Recombinant acid ceramidase reduces inflammation and infection in cystic fibrosis

Aaron I. Gardner, Iram J. Haq, A. John Simpson, Katrin A. Becker, John Gallagher, Vinciane Saint-Criq, Bernard Verdon, Emily Mavin, Alexandra Trigg, Michael A. Gray, Albert Koulman, Melissa J. McDonnell, Andrew J. Fisher, Elizabeth L. Kramer, John P. Clancy, Christopher Ward, Edward H. Schuchman, Erich Gulbins, Malcolm Brodlie

Research output: Contribution to journalArticlepeer-review

22 Scopus citations

Abstract

Rationale: In cystic fibrosis the major cause of morbidity and mortality is lung disease characterized by inflammation and infection. The influence of sphingolipid metabolism is poorly understood with a lack of studies using human airway model systems. Objectives: To investigate sphingolipid metabolism in cystic fibrosis and the effects of treatment with recombinant human acid ceramidase on inflammation and infection. Methods: Sphingolipids were measured using mass spectrometry in fully differentiated cultures of primary human airway epithelial cells and cocultures with Pseudomonas aeruginosa. In situ activity assays, Western blotting, and quantitative PCR were used to investigate function and expression of ceramidase and sphingomyelinase. Effects of treatment with recombinant human acid ceramidase on sphingolipid profile and inflammatory mediator production were assessed in cell cultures and murine models. Measurements and Main Results: Ceramide is increased in cystic fibrosis airway epithelium owing to differential function of enzymes regulating sphingolipid metabolism. Sphingosine, a metabolite of ceramide with antimicrobial properties, is not upregulated in response to P. aeruginosa by cystic fibrosis airway epithelia. Tumor necrosis factor receptor 1 is increased in cystic fibrosis epithelia and activates NF-kB signaling, generating inflammation. Treatment with recombinant human acid ceramidase, to decrease ceramide, reduced both inflammatory mediator production and susceptibility to infection. Conclusions: Sphingolipid metabolism is altered in airway epithelial cells cultured from people with cystic fibrosis. Treatment with recombinant acid ceramidase ameliorates the two pivotal features of cystic fibrosis lung disease, inflammation and infection, and thus represents a therapeutic approach worthy of further exploration.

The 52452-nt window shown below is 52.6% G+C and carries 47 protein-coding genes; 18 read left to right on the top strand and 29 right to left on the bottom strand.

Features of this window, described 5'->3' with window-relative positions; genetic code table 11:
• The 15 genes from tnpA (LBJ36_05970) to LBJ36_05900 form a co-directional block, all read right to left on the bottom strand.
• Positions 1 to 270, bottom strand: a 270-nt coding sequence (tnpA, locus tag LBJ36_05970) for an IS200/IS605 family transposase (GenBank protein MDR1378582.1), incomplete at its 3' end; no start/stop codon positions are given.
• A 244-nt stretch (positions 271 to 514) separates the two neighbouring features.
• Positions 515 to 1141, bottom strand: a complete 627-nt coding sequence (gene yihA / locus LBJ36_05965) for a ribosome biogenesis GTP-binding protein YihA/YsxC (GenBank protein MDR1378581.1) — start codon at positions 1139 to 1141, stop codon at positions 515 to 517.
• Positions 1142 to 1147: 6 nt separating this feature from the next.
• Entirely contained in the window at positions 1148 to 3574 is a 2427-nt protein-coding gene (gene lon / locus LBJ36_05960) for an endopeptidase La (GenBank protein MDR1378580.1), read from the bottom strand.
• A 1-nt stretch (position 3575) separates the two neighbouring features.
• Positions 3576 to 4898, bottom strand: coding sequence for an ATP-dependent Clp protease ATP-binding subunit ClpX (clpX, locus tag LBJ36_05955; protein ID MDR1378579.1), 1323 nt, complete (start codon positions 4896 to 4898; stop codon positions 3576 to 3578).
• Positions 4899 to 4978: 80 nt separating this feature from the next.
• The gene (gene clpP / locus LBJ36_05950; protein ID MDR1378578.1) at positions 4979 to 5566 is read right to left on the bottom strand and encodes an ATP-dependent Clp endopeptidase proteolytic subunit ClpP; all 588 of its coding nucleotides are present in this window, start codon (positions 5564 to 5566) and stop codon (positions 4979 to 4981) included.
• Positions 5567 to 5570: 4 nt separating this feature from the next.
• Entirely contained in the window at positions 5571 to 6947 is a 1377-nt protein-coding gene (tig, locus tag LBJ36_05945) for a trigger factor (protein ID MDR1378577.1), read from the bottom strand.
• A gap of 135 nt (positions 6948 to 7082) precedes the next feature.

Original languageEnglish
Pages (from-to)1133-1145
Number of pages13
JournalAmerican Journal of Respiratory and Critical Care Medicine
Volume208
Issue number8
DOIs
StatePublished - 15 Oct 2020

Keywords

  • Ceramide
  • Lung
  • Sphingolipid
  • Sphingosine

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